Last year alone, we experienced a 15% decline in capacitor ASPs. But that was nothing compared to the 24% year-on-year drop experienced during the recession! This year, overall capacitor average selling prices have dropped below three cents.

The deflation in resistors the past ten years hasn’t been quite so severe. ASPs have dropped 26% during this time, but the year-on-year decline has slowed. Last year we saw only a 5% drop, which was much better than the 24% drop we experienced during the recession (identical to capacitors.) Today’s average selling prices are half that of capacitors, and that despite the fact that we are far and away the largest sellers of mil spec resistors that sell for 100 times or more our commercial resistor asp.

Price erosion in our EMC product set has ridden a descending line midway between that of caps and resistors. We only began tracking this product set in 2008 but in that time we have seen a 35% decline in asp. The past couple of years have been particularly bad with a 15% and 17% decline in 2012 and 2013 respectively. Overall ASPs are just below 17 cents today.

These components are the fundamentals of any electronic circuit and are by far the most populous in any piece of electronic equipment. The majority of them are true commodities that follow industry standards and are available from multiple suppliers. It is that fact that is most readily cited as the basis for deflation in these parts. But it is interesting to note that this hasn’t held true for non-component commodities like bananas and milk.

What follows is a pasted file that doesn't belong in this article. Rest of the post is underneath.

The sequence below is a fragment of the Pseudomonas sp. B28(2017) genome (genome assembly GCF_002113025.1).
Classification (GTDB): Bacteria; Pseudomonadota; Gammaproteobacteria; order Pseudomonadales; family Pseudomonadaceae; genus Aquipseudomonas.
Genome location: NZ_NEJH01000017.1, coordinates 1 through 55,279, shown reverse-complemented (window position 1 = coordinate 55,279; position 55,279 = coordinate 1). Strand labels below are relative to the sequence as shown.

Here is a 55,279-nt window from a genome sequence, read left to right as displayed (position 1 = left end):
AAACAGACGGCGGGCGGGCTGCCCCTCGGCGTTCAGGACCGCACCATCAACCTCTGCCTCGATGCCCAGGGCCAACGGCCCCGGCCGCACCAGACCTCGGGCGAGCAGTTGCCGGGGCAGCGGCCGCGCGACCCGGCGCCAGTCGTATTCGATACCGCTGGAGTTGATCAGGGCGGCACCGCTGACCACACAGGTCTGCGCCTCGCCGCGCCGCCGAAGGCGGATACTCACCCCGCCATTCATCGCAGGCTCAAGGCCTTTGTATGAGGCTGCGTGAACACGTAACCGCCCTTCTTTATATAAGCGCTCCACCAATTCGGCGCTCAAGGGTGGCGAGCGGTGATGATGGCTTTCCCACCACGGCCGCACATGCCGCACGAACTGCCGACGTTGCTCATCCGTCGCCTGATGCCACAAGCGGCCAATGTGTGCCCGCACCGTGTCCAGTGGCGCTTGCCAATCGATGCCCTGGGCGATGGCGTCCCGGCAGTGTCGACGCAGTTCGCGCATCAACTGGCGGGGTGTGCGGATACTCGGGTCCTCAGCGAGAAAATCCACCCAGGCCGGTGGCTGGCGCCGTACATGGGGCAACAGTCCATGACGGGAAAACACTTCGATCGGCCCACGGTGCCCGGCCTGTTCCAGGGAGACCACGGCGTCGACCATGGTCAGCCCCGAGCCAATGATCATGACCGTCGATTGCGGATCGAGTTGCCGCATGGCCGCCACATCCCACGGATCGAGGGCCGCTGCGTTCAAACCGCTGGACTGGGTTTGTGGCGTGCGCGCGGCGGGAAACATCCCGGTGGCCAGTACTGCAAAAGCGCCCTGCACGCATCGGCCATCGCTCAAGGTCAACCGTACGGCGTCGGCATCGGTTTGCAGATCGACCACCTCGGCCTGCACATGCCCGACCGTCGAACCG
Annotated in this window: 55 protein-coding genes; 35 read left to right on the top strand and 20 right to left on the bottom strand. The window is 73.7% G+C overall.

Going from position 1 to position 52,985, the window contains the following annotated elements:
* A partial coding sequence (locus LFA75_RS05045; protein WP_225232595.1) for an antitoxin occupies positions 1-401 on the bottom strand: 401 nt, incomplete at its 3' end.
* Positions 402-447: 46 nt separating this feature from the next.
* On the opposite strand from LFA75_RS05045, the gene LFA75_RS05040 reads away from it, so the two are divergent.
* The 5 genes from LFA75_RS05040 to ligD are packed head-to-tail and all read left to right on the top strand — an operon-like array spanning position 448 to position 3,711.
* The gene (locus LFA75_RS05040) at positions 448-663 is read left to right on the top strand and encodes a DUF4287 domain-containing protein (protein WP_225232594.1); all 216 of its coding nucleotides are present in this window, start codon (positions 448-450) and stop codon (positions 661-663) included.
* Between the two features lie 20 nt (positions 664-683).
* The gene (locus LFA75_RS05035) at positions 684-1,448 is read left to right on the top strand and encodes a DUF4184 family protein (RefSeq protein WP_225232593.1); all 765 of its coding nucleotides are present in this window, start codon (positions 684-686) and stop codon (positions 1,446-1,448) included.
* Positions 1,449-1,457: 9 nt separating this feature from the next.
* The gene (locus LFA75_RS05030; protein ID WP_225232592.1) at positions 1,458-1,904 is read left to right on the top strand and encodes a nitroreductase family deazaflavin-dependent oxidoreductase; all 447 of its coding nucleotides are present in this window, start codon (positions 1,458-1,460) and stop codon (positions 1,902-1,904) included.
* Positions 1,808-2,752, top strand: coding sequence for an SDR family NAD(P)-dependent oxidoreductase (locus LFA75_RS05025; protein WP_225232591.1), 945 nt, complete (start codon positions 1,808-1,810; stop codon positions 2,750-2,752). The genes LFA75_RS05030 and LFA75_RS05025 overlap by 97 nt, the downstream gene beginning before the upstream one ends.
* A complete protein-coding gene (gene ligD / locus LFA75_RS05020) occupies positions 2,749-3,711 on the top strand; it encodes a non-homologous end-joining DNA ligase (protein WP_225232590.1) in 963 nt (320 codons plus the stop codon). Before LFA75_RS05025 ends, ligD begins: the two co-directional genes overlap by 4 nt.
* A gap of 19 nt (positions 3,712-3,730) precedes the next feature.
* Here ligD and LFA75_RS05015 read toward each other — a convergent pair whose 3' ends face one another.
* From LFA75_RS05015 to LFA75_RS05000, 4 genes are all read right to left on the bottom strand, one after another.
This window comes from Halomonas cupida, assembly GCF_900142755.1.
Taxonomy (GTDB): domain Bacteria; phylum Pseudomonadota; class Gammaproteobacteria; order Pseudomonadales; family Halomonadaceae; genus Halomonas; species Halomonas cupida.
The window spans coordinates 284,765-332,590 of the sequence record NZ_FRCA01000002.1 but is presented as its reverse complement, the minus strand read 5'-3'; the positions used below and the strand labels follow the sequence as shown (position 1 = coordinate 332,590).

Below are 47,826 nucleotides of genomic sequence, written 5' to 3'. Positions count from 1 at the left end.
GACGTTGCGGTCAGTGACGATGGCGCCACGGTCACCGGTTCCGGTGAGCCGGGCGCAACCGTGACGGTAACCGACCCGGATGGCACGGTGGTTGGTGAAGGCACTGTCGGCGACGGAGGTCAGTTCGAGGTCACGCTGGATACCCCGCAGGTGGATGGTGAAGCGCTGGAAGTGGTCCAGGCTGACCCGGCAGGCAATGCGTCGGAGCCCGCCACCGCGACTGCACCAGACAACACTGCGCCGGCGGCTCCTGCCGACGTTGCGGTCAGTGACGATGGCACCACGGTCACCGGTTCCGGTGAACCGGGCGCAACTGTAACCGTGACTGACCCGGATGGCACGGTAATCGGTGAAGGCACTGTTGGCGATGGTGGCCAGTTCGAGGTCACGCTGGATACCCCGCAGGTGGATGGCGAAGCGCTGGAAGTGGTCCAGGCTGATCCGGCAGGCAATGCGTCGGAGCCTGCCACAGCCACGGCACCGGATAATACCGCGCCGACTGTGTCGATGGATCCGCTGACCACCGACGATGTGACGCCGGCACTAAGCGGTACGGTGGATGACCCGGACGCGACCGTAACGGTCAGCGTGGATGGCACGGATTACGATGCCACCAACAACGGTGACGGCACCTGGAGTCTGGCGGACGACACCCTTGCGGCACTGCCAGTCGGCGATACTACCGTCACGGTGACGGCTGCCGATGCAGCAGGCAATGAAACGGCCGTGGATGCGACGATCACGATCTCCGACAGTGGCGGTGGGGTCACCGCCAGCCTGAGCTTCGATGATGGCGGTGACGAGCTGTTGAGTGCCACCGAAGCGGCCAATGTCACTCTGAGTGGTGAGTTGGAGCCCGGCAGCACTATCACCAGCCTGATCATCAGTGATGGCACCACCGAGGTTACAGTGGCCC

A book could probably be written on the dynamics and unique challenges of the passive component business. Not something that I am going to attempt, but I will leave you with an observation.

The objective of all for-profit businesses is to sell goods and/or services for a price higher than it cost the seller to produce or procure them. It stands to reason that ASPs won’t fall to zero… thankfully, for in the absence of profit, there won’t be any manufacturers or sellers of these parts. Since they are fundamental to the greater electronics industry, it would not survive that and I don’t think the pony express will every again be the cutting edge method of long distance communication.

At some point, the inflation that is happening in the larger world around us will also take hold of the smaller world of passive electronic components. We are already seeing hints of that in resistors. End product pricing models that are predicated on quarter-on-quarter component pricing declines will need to be revised, probably sooner rather than later. This stuff isn’t gold or diamonds, but it is at least milk and bananas.

A couple of other charts for reference:



Michael Knight

Michael Knight

Michael Knight is a 13-year TTI veteran with more than 25 years of industry experience to his credit. Recognized as a top industry thought leader he currently holds the position of Senior Vice President, TTI Americas.

At TTI, Knight oversees the Corporate Product Department.